What He Became
A Horror Story
by Jason Ingolfsland
All Rights Reserved.
Something was wrong with Dad.
Every morning my dad would sit at the dining table with a mug of coffee, the Bible, the newspaper, and a bowl of oatmeal.
This morning was different. I rose out of my bed like usual, ascended the creaky stairs from the basement, and greeted my father, not even looking to see if he was in the room. I knew something was wrong, though, when I looked at the coffee table. In the past, a fresh copy of the local newspaper sat on the table, ready to be digested.
This time, no paper.
We followed a routine script and it rarely broke. I’d say “Morning, Dad” and he’d reply, “Boy” in his usual gruff tone. He’d been calling me “Boy” since I was, well, a boy. Now a man, he either forgot I grew up or, as a creature of habit, refused to call me anything else. I never contradicted him.
This time he didn’t say a thing.
I shot my head over to the left. Dad wasn’t there. No piping hot cup of coffee or oatmeal flooded with milk or Bible cracked open to the Psalter. The table was bare and clean, shimmering from sunlight barely breaking off the horizon and piercing through the open blinds. Dad’s heart problems weighed on him like an anvil, but it rarely kept him from doing what he wanted to do, and waking an hour before dawn to have devotions and eat breakfast was a die-hard tradition.
Dread overcame me, a thought so horrible I didn’t want to rethink it, but I couldn’t help it. Was he dead?
I knew I needed to check it out but I didn’t want to do it. I knew I had to walk up the next flight of creaky stairs to his master bedroom, open his door, and check in on him. After all, that’s what I was there to do–take care, check-in, and make sure he wasn’t on the floor somewhere, helpless.
I took a deep breath and exhaled, clenching my fists and releasing. With a newfound urgency, I walked up the stairs and knocked on his door.
“Dad!” I exclaimed. “Dad, you okay? It’s Howard. Dad? Dad!”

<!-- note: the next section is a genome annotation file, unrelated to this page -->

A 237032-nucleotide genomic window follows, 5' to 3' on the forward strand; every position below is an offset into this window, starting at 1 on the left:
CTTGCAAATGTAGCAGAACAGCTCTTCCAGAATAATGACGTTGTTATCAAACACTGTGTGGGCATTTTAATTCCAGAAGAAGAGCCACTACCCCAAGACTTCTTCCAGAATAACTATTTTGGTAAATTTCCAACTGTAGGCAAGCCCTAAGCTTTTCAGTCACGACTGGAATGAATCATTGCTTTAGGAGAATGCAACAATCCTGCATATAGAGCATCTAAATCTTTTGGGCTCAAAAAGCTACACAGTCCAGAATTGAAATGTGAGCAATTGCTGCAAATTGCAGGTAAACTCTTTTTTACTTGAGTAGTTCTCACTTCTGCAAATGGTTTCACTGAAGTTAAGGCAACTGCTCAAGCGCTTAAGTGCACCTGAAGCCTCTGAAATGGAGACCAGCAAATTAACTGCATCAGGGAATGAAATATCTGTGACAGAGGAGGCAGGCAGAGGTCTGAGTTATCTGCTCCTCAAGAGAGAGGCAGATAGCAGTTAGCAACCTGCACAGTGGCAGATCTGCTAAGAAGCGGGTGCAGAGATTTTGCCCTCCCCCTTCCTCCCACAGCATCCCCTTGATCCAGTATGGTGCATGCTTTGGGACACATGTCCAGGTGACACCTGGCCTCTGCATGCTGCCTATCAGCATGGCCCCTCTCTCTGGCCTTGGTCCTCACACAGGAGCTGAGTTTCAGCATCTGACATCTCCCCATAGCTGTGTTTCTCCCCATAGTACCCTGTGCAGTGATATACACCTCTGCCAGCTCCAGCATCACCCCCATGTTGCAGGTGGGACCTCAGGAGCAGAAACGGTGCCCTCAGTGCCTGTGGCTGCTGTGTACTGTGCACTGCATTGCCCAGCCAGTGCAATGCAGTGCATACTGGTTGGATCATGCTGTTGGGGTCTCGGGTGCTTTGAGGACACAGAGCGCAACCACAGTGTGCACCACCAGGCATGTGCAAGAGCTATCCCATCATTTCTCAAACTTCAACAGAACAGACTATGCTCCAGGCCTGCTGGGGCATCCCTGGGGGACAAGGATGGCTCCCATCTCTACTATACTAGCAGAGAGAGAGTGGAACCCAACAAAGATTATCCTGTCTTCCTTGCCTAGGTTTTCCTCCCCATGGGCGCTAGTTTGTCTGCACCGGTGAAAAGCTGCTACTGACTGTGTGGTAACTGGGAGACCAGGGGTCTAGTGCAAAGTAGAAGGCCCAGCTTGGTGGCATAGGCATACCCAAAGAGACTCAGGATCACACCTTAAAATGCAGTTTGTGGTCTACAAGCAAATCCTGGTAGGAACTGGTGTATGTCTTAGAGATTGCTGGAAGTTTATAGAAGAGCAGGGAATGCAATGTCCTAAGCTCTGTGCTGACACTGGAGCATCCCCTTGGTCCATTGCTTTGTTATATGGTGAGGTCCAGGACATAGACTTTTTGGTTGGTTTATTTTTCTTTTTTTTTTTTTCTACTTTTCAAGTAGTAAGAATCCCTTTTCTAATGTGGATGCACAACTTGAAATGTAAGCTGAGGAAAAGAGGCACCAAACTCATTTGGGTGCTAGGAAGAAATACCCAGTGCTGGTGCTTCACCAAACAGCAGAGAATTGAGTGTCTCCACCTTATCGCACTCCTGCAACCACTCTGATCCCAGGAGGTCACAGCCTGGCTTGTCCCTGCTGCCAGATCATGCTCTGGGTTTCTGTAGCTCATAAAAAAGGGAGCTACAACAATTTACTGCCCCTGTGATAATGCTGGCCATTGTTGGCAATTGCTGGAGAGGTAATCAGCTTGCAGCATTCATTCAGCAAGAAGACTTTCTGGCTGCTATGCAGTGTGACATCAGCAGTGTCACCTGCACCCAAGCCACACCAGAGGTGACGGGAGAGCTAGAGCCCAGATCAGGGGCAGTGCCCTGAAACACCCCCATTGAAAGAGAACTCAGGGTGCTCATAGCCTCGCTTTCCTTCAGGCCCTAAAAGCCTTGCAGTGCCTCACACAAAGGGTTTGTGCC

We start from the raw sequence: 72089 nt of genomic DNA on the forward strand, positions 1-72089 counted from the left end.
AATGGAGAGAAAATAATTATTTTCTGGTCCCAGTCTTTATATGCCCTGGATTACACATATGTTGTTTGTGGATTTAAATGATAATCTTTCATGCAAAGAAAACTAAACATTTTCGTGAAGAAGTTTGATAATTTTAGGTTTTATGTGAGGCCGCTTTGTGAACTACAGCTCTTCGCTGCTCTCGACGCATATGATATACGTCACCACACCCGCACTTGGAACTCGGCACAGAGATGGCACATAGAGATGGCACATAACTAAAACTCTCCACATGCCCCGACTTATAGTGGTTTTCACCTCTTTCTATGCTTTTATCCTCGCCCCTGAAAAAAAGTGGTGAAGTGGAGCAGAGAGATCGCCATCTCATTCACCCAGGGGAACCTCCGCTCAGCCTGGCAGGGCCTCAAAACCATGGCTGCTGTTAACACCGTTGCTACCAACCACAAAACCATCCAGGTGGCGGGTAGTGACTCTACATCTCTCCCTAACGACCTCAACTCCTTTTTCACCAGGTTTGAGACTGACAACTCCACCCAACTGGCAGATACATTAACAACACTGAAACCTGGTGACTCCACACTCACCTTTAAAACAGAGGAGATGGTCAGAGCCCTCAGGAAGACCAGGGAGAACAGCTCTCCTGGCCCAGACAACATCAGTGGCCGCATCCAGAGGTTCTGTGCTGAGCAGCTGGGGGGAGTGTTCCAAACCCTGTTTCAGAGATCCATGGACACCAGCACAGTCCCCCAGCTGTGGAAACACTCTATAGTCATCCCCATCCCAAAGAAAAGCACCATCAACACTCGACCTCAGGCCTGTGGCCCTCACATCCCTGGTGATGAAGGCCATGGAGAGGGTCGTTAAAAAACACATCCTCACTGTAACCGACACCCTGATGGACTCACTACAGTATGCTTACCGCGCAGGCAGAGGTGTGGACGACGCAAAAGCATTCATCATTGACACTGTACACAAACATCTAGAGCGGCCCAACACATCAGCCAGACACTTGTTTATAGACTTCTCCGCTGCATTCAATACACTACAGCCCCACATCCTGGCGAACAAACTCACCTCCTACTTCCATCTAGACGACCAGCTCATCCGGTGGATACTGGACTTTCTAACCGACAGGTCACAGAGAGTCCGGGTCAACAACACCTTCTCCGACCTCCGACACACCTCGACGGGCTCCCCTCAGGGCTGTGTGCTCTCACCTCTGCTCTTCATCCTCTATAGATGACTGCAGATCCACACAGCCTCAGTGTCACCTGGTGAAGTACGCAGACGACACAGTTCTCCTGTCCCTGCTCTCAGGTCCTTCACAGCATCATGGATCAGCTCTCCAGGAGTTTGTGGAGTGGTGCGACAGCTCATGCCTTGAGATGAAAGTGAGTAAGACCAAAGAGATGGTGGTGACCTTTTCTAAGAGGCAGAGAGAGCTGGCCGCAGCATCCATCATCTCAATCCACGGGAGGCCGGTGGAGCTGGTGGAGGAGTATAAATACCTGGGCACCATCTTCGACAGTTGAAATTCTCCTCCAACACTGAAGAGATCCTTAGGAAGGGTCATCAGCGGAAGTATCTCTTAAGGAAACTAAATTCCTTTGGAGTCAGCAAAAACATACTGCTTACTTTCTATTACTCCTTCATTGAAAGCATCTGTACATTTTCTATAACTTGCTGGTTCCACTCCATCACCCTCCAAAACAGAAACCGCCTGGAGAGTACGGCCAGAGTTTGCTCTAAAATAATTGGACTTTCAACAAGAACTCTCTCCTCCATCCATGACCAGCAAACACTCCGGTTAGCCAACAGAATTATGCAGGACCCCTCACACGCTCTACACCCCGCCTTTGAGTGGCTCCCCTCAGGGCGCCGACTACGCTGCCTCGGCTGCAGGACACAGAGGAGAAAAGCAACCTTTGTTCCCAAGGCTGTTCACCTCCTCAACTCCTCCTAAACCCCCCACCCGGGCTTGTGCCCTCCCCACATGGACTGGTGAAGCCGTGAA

I stopped and listened. Silence. I thought I heard a faint whisper that said, “Boy,” but I didn’t know if I imagined it or not.
“I’m coming in,” I said finally.
“No!” Dad bellowed. “I’m…I’m changing.”
I let my hand off the doorknob and backed up a step. I breathed a sigh of relief. “Okay. I’m glad you’re okay. You had me worried.”
“Whatever is there to be worried about?”
A light chuckle exited my breath. “Well…nothing. I’m just glad you’re okay. Listen, I have a business meeting this morning and I’m running a bit late. You okay if I take off?”
“Yes, yes, don’t wait up for me.”
I nodded a few times and said, “Okay. I’ll be back later this evening. Probably around four-thirty.”
Dad didn’t say anything. He made a habit of not responding when he sensed the conversation digressed into the trivial.
My business meeting, which was actually breakfast with a couple of other filmmaker friends of mine, went well. I never told Dad about my filmmaking projects. Anytime I tried, he usually balked and belittled them, asking me if I won my Academy Award yet and if I was a millionaire. Sometimes he called me Spielberg, but not in a loving, encouraging way; it was more patronizing and humiliating. The less I talked about filmmaking, the less he made a big deal of it. It wasn’t how I wanted it, but if it meant not being made fun of, I’d deal.